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Varied Hairstreak (Jalmenus inous)

Varied Hairstreak

Appearance: Male upperside grey-brown, female upperside orange-brown; both sexes with extended, iridescent, blue suffusion. Underside light brown with characteristic pattern of dark markings. Very similar to the Amethyst Hairstreak (Jalmenus icilius).
Wingspan: 3 cm
Season: 2 overlapping generations from September until February.
Range: Western WA.
Habitat: Heath and Banksia woodland near the coast; open woodland in inland areas.
Photo: Port Kennedy, WA, 01/10/2011.

Description

The Varied Hairstreak is restricted to western WA, including the west coast, the south coast between Ravensthorpe and Esperance, and a few inland areas in the wheatbelt region. The inland populations form a different subspecies, notocrucifer, and are considered by some authors to be a seperate species, Jalmenus notocrucifer. Another subspecies, bronwynae, was recently described from the Shark Bay area [1].

Around Perth the Varied Hairstreak is a typical species of coastal heath and Banksia woodland where the larvae feed on the leaves of different Acacia species. The butterflies are usually found in larger numbers around the Acacia shrubs. On warm and sunny days males continuously flutter close to the ground in search of females and only occasionally settle on branches or leaves.

The Varied Hairstreak looks very similar to the Amethyst Hairstreak (Jalmenus icilius) which is more widespread across south-western, central, and south-eastern Australia. The Varied Hairstreak usually has the underside markings much darker and more distinct than the Amethyst Hairstreak, but both species are highly variable, complicating the identification of individual specimens.

Additional Photos

Varied Hairstreak
The upperside (here of a male) is grey-brown with extended, iridescent, blue suffusion. (Port Kennedy, WA, 03/10/2010)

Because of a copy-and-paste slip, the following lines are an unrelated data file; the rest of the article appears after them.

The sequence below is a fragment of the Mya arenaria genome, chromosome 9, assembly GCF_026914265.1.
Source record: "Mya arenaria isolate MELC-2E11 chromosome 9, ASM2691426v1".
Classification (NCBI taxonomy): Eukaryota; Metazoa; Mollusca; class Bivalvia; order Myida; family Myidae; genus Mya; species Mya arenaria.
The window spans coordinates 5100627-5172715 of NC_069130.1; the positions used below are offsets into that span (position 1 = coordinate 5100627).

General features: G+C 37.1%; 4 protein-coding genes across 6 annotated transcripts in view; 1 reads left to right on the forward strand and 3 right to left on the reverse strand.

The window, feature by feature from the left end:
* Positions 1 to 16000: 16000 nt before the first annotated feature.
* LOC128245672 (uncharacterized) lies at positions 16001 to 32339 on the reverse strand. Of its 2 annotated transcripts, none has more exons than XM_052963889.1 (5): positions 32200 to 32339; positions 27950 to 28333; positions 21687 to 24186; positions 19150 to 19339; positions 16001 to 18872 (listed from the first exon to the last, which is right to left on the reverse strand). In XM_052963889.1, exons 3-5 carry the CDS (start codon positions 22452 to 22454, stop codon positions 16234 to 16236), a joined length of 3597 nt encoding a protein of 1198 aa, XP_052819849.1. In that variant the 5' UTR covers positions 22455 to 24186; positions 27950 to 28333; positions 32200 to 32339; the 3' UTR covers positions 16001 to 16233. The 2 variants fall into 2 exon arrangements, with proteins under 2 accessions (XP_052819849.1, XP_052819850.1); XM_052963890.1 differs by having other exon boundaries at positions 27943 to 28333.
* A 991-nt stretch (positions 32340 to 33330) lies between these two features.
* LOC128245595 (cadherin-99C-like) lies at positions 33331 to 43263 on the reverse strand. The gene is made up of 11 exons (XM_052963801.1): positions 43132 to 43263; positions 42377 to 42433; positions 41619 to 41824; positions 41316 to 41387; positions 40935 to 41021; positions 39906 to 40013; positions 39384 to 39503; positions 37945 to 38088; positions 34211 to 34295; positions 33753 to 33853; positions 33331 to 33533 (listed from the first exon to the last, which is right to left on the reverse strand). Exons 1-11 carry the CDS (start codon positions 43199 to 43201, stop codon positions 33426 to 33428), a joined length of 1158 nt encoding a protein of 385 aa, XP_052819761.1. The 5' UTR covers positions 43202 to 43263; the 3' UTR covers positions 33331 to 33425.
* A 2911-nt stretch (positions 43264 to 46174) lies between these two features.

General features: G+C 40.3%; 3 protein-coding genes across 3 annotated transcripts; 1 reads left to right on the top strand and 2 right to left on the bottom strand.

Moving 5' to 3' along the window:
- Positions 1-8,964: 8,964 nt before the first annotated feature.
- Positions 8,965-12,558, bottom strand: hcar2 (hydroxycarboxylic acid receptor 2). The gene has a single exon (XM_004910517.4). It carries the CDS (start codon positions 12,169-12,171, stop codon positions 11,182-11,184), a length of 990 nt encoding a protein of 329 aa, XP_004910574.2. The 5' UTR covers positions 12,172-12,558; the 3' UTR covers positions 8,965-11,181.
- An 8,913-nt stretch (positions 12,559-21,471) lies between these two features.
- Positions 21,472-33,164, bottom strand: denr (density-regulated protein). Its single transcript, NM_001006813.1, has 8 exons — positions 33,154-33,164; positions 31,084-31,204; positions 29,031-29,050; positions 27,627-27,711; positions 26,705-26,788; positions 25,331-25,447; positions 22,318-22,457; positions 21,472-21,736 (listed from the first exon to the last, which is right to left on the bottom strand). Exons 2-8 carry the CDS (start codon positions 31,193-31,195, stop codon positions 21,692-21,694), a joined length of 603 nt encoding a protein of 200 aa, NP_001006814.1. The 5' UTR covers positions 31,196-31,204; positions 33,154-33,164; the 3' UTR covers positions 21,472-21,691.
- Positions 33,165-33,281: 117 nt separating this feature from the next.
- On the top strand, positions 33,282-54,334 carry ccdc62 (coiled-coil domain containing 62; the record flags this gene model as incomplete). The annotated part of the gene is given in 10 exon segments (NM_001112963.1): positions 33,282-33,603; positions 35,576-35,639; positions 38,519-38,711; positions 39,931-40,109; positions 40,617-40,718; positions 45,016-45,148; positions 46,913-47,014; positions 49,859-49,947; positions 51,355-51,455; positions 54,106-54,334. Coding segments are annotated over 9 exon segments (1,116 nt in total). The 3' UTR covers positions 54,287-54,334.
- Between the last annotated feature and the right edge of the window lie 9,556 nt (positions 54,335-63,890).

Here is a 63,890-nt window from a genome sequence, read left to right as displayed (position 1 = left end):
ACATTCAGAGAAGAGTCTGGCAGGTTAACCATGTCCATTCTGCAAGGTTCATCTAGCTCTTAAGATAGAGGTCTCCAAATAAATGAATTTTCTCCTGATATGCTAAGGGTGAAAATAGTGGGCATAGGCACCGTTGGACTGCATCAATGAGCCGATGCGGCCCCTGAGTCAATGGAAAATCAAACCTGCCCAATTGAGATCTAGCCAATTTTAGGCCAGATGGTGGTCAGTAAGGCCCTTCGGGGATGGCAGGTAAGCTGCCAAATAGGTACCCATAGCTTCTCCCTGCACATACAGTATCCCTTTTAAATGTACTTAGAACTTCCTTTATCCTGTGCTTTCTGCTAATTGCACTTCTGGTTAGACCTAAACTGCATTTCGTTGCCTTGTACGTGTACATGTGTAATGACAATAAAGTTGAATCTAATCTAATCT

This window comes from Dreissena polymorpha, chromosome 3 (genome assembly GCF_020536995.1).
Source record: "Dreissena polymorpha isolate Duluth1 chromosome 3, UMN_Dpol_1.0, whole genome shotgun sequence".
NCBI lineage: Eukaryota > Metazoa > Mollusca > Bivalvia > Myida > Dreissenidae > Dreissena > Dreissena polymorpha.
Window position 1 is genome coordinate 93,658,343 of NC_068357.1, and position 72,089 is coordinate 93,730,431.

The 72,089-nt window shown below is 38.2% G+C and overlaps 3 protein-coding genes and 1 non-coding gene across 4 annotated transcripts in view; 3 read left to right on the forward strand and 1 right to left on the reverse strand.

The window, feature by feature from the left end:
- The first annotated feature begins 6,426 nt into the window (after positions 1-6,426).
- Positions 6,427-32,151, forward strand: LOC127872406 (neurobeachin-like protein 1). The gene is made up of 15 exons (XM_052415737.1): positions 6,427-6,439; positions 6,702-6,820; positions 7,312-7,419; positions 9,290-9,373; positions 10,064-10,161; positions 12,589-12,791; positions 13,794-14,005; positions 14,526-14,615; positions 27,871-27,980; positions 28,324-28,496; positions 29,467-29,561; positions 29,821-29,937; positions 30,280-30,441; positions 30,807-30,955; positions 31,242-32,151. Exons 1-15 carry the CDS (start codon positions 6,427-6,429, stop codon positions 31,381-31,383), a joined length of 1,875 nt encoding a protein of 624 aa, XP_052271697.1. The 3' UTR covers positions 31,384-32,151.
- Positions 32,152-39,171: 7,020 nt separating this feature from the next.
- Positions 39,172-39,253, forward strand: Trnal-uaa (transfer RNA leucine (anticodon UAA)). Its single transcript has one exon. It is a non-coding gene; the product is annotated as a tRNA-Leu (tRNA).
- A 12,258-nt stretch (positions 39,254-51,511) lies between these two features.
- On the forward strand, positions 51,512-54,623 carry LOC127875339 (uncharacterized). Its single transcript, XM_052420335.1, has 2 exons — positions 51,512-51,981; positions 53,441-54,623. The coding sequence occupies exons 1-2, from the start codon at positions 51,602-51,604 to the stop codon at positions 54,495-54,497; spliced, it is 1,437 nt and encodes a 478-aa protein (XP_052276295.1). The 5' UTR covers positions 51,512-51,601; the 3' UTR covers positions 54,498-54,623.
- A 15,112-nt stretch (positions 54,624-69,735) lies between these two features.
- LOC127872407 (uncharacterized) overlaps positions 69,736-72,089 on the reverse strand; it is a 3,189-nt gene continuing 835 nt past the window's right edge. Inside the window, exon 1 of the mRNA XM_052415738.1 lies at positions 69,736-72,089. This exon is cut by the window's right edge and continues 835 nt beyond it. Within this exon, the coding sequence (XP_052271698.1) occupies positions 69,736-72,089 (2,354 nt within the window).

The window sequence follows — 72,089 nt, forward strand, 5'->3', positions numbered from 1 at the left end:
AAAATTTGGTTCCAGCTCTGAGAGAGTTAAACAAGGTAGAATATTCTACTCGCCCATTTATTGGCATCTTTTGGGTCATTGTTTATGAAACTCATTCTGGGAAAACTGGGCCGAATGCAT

Varied Hairstreak
The female upperside looks similar, the colour being orange-brown rather than grey-brown. (Port Kennedy, WA, 23/01/2011)
Varied Hairstreak
The underside (here of a male) shows a characteristic pattern of dark markings. (Port Kennedy, WA, 03/10/2010)
Varied Hairstreak
The underside pattern (here of a female) is highly variable. (Port Kennedy, WA, 03/10/2010)
Varied Hairstreak
Depending on viewing angle, the iridescent suffusion on the upperside can be very prominent... (Port Kennedy, WA, 03/10/2010)
Varied Hairstreak
...or almost invisible. (Port Kennedy, WA, 03/10/2010)
Varied Hairstreak
This female is laying her eggs onto the larval food plant. (Port Kennedy, WA, 16/10/2010)
Varied Hairstreak
The tiny white eggs are attached to leaves of the larval food plant. (Port Kennedy, WA, 16/10/2010)
Varied Hairstreak
Two more photos... (Port Kennedy, WA, 23/01/2011)
Varied Hairstreak
...of the variable underside. (Port Kennedy, WA, 23/01/2011)

References

  1. Johnson, S. J. & Valentine, P. S (2007): A new subspecies of Jalmenus inous Hewitson (Lepidoptera: Lycaenidae) from Shark Bay, Western Australia, Australian Entomologist, 34, p. 77–83